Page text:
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U.S. Supreme Court rules Florida death penalty system is unconstitutional

(UPDATED)

The U.S. Supreme Court has struck down Florida’s controversial system that allows judges, and not juries, to decide whether or not convicted criminals deserve the death penalty.

The high court ruled 8-1 against the current system, with only Justice Samuel Alito dissenting.

The court sided with Timothy Lee Hurst, who was convicted of the 1998 murder of his manager at a Popeye’s restaurant in Pensacola. A jury divided 7-5 for death, but a judge imposed the sentence.

Under Florida law, the state requires juries in capital sentencing hearings to weigh factors for and against imposing a death sentence. But the judge is not bound by those findings and can reach a different conclusion. The judge can also weigh other factors independently. So a jury could base its decision on one particular aggravating factor, but a judge could then rely on a different factor the jury never considered.

Florida’s solicitor general argued that the system was acceptable because a jury first decides whether the defendant is eligible for the death penalty. Attorneys who challenged the law said that Florida’s death penalty system is in violation of a previous U.S. Supreme Court ruling, Ring v. Arizona. In that case the court found that a jury — not a judge — must find that a defendant qualifies for the death penalty. Most other states whose statutes violated Ring have changed their laws, but Florida has not.

“We hold this sentencing scheme unconstitutional,” wrote Justice Sonia Sotomayor, who delivered the opinion for the majority of the court. “The Sixth Amendment requires a jury, not a judge, to find each fact necessary to impose a sentence of death. A jury’s mere recommendation is not enough.”

Justice Stephen Breyer wrote a concurring opinion, where he quoted from the Eighth amendment. The Eighth Amendment requires that a jury, not a judge, make the decision to sentence a defendant to death.'”

The U.S. Supreme Court is now sending the case back to the Florida Supreme Court to determine whether Hurst should get a new sentencing hearing.

In his dissent, Justice Alito noted that if the jury in a capital case in Florida recommends a life sentence, the judge may override that decision only, “If the facts suggesting a sentence of death were so clear and convincing that virtually no reasonable person could differ.” He also noted that no Florida trial court has overruled a jury’s recommendation of a life sentence for more than 15 years.

Attorney General Pam Bondi said today that the state will need to make changes to its death-sentencing statutes.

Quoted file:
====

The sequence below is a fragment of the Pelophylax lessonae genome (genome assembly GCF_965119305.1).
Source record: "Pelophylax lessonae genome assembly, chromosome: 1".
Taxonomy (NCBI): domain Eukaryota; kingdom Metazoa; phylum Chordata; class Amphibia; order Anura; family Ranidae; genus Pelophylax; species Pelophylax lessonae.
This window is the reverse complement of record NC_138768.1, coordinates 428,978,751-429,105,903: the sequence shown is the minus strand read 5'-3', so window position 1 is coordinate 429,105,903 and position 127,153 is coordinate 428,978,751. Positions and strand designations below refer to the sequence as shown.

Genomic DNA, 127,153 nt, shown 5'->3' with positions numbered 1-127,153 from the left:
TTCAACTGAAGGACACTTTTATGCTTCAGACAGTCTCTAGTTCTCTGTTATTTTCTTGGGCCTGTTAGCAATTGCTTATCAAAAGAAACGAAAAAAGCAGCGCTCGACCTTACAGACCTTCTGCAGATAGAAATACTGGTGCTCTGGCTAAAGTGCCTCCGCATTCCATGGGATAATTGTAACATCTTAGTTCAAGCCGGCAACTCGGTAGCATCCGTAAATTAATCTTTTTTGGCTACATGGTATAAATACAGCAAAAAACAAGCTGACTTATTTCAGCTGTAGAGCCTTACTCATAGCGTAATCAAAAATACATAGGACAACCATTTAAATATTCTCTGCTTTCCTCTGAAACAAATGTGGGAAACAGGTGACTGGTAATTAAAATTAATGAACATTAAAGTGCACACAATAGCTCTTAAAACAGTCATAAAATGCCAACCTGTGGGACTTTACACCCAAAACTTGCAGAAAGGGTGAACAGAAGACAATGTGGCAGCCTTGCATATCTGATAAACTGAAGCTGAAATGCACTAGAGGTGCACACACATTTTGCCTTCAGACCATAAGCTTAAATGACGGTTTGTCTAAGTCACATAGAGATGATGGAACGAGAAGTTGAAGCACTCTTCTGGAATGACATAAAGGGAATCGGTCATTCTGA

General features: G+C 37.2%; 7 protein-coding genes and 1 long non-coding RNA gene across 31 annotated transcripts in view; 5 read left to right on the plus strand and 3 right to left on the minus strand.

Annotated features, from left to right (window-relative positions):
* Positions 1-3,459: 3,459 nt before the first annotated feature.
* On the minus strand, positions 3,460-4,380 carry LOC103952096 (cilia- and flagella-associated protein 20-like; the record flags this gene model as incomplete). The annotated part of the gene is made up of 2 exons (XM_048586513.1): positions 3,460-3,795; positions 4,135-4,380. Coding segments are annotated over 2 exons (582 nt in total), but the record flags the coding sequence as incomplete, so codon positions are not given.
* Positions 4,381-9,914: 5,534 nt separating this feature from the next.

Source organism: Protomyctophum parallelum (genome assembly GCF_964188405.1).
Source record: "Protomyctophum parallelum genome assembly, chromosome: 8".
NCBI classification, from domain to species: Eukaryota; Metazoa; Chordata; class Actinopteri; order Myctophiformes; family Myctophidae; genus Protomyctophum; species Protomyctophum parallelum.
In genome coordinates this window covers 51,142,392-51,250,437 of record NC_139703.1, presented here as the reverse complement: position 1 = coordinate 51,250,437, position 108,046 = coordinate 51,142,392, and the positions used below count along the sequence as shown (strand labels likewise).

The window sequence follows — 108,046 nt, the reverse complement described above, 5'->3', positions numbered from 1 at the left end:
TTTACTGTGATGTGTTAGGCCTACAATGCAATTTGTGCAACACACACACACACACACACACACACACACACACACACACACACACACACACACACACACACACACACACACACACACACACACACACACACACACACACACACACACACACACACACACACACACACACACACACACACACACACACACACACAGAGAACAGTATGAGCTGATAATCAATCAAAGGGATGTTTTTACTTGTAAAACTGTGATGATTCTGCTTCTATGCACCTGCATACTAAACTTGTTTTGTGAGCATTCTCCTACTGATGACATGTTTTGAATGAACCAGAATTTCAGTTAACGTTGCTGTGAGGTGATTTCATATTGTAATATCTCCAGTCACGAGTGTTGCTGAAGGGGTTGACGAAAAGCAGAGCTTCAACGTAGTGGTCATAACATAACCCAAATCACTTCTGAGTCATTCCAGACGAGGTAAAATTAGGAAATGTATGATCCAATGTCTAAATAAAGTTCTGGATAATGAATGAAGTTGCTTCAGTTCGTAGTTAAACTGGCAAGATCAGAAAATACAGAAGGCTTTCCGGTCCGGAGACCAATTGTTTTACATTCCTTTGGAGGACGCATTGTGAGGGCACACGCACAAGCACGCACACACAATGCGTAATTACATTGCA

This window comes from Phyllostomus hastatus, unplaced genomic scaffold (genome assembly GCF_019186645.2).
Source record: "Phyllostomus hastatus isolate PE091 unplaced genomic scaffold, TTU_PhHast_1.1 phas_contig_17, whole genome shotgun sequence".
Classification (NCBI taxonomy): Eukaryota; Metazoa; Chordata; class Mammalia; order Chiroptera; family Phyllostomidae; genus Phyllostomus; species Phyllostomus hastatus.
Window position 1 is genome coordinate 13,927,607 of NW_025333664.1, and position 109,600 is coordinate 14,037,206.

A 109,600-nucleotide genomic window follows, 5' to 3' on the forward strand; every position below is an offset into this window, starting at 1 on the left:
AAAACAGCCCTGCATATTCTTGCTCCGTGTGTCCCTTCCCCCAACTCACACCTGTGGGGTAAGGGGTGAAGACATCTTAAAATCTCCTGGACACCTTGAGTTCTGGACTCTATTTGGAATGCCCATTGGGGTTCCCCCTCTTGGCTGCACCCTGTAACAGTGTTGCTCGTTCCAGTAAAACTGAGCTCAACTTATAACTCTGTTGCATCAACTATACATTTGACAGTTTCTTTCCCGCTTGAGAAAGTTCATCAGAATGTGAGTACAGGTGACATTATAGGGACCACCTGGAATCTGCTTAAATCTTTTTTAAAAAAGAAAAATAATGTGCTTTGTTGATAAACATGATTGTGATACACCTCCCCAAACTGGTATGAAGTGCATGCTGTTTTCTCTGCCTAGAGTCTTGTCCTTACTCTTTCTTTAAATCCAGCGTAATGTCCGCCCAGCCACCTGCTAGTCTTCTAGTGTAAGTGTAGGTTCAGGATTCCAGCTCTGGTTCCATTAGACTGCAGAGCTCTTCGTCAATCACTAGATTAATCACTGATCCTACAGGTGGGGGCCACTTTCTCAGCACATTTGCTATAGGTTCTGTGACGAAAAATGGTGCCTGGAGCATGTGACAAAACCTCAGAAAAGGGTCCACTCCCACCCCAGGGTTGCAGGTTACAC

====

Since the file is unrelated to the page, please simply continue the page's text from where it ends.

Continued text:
“I will work with state lawmakers this legislative session to ensure that those changes comply with the Court’s latest decision,” Bondi said in a statement on Tuesday evening. “I will work with state lawmakers this legislative session to ensure that those changes comply with the Court’s latest decision. The impact of the Court’s ruling on existing death sentences will need to be evaluated on a case-by-case basis.”
Two bills have already been filed in the Legislature to change the statute in the Florida Legislature: HB 157 by Rep. Jose Javier Rodriguez and SB 330 by Sen. Thad Altman. 
Critics said it should no surprise that the Supreme Court ruled against the state.
“Our Legislature has repeatedly been warned by the Florida Supreme Court, legislators who had proposed corrective legislation, and advocates like the ACLU that the sentencing structure in Florida, by which a unanimous jury recommendation is required for guilt, but only a simple majority can recommend a sentence of death, is unconstitutional,” said Howard Simon, executive director with the ACLU of Florida. “Under Florida’s sentencing scheme, the recommendation of a jury is only advisory, and the judge is — unconstitutionally, as the U.S. Supreme Court has ruled today — given the power to be the ultimate fact-finder.”

It is no surprise that the High court found Florida’s hit-or-miss death sentencing scheme unconstitutional,” said Mark Elliott, Director of Floridians for Alternatives to the Death Penalty (FADP),  “Florida leads the nation in sending innocent people to death row.”

The Supreme Court ruled in 2002 that a defendant has the right to have a jury decide whether the circumstances of a crime warrant a sentence of death.

Florida is one of only three states that do not require a unanimous jury verdict when sentencing someone to death. The others are Alabama and Delaware.

Reporters Jenna Buzzacco-Foerster, Jim Rosica and Melissa Ross contributed to this story.
Written By

Mitch Perry has been a reporter with Extensive Enterprises since November of 2014. Previously, he served five years as political editor of the alternative newsweekly Creative Loafing. Mitch also was assistant news director with WMNF 88.5 FM in Tampa from 2000-2009, and currently hosts MidPoint, a weekly talk show, on WMNF on Thursday afternoons. He began his reporting career at KPFA radio in Berkeley and is a San Francisco native who has lived in Tampa since 2000. Mitch can be reached at mitch.perry@floridapolitics.com.

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